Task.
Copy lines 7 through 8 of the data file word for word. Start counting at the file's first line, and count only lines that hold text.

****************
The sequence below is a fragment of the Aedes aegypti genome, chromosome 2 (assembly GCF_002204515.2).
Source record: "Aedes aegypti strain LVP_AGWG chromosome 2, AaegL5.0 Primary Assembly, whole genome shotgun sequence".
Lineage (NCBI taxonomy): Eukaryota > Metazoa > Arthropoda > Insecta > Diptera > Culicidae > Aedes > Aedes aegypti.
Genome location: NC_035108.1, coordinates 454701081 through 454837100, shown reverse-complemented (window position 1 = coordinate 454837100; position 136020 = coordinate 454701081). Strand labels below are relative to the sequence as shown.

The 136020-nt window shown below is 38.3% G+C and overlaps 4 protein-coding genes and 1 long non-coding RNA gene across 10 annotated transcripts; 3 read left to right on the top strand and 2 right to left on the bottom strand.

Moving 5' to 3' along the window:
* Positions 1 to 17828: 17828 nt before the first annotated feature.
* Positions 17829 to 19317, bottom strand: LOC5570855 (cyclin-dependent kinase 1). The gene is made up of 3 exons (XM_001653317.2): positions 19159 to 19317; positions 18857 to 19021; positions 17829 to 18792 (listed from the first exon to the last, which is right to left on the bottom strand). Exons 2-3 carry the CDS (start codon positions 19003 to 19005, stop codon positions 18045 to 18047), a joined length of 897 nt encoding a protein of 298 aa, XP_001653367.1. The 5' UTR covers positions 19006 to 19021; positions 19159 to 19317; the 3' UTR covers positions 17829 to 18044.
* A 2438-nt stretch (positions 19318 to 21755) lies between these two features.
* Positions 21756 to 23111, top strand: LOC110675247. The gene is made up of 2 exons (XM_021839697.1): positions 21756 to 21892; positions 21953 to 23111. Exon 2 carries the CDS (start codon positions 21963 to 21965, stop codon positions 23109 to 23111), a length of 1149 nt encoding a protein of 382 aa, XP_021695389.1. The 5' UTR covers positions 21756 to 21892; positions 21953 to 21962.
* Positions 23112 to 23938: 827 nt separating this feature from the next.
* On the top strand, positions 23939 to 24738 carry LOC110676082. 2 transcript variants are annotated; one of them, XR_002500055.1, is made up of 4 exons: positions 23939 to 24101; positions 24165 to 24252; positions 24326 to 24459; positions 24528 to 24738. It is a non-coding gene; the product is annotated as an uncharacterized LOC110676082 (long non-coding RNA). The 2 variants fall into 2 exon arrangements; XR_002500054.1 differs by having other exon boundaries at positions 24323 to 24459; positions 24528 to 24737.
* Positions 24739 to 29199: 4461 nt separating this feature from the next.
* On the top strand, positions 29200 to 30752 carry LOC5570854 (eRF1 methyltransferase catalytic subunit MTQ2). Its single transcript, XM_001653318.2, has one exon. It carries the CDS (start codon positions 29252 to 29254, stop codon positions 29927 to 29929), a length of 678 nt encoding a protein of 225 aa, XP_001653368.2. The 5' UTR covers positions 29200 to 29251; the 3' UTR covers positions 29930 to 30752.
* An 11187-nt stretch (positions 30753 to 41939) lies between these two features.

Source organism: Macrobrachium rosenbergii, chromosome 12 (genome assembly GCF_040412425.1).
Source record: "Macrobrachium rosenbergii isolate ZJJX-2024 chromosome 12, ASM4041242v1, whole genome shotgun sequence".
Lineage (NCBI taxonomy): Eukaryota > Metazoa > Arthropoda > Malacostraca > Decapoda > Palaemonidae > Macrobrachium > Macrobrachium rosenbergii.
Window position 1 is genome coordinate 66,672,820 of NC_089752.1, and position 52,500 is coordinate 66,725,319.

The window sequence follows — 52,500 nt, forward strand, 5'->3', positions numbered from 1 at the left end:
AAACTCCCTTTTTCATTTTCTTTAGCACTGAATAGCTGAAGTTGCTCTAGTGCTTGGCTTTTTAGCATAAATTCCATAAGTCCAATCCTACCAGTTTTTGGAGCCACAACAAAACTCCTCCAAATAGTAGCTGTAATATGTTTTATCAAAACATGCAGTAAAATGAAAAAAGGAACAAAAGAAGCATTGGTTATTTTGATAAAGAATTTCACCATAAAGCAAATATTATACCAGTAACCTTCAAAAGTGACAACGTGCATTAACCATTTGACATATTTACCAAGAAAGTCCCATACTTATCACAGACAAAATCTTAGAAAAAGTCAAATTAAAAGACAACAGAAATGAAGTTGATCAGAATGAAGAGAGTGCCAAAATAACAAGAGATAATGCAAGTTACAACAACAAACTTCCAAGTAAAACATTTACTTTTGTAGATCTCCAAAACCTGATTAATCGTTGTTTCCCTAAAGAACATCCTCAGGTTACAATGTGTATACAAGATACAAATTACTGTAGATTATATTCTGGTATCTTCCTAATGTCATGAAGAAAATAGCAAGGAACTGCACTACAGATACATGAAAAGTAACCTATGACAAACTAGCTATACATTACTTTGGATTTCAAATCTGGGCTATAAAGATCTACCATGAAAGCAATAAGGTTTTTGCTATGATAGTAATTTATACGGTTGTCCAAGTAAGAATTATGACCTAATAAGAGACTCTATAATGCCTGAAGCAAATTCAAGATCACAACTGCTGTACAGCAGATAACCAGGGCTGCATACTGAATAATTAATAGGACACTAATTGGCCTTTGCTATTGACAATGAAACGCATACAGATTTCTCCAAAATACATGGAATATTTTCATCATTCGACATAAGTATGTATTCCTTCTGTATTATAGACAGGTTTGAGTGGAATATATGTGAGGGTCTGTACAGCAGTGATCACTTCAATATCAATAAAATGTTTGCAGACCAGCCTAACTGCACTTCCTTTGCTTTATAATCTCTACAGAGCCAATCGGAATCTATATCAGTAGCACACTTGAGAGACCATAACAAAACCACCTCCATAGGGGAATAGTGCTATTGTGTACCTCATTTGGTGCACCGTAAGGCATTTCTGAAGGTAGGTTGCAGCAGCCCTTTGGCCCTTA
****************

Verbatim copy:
* Positions 1 to 17828: 17828 nt before the first annotated feature.
* Positions 17829 to 19317, bottom strand: LOC5570855 (cyclin-dependent kinase 1). The gene is made up of 3 exons (XM_001653317.2): positions 19159 to 19317; positions 18857 to 19021; positions 17829 to 18792 (listed from the first exon to the last, which is right to left on the bottom strand). Exons 2-3 carry the CDS (start codon positions 19003 to 19005, stop codon positions 18045 to 18047), a joined length of 897 nt encoding a protein of 298 aa, XP_001653367.1. The 5' UTR covers positions 19006 to 19021; positions 19159 to 19317; the 3' UTR covers positions 17829 to 18044.